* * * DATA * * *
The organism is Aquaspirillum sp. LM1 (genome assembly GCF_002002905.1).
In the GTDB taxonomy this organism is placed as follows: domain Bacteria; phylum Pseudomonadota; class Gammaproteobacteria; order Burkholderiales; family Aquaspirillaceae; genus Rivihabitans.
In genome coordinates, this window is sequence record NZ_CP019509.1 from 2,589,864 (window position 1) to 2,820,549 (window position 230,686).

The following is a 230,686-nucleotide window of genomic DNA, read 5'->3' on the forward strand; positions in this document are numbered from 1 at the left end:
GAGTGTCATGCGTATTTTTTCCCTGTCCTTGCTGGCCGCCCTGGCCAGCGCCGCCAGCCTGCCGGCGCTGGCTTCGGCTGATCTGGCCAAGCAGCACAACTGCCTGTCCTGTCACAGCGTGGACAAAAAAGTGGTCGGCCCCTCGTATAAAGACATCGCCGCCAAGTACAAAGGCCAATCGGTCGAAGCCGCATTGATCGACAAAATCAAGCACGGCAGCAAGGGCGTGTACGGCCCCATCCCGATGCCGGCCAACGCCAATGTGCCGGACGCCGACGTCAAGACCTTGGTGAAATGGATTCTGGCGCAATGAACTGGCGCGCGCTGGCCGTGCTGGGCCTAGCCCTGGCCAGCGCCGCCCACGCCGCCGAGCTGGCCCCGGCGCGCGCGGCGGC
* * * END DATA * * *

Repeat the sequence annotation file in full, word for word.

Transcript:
The organism is Aquaspirillum sp. LM1 (genome assembly GCF_002002905.1).
In the GTDB taxonomy this organism is placed as follows: domain Bacteria; phylum Pseudomonadota; class Gammaproteobacteria; order Burkholderiales; family Aquaspirillaceae; genus Rivihabitans.
In genome coordinates, this window is sequence record NZ_CP019509.1 from 2,589,864 (window position 1) to 2,820,549 (window position 230,686).

The following is a 230,686-nucleotide window of genomic DNA, read 5'->3' on the forward strand; positions in this document are numbered from 1 at the left end:
GAGTGTCATGCGTATTTTTTCCCTGTCCTTGCTGGCCGCCCTGGCCAGCGCCGCCAGCCTGCCGGCGCTGGCTTCGGCTGATCTGGCCAAGCAGCACAACTGCCTGTCCTGTCACAGCGTGGACAAAAAAGTGGTCGGCCCCTCGTATAAAGACATCGCCGCCAAGTACAAAGGCCAATCGGTCGAAGCCGCATTGATCGACAAAATCAAGCACGGCAGCAAGGGCGTGTACGGCCCCATCCCGATGCCGGCCAACGCCAATGTGCCGGACGCCGACGTCAAGACCTTGGTGAAATGGATTCTGGCGCAATGAACTGGCGCGCGCTGGCCGTGCTGGGCCTAGCCCTGGCCAGCGCCGCCCACGCCGCCGAGCTGGCCCCGGCGCGCGCGGCGGC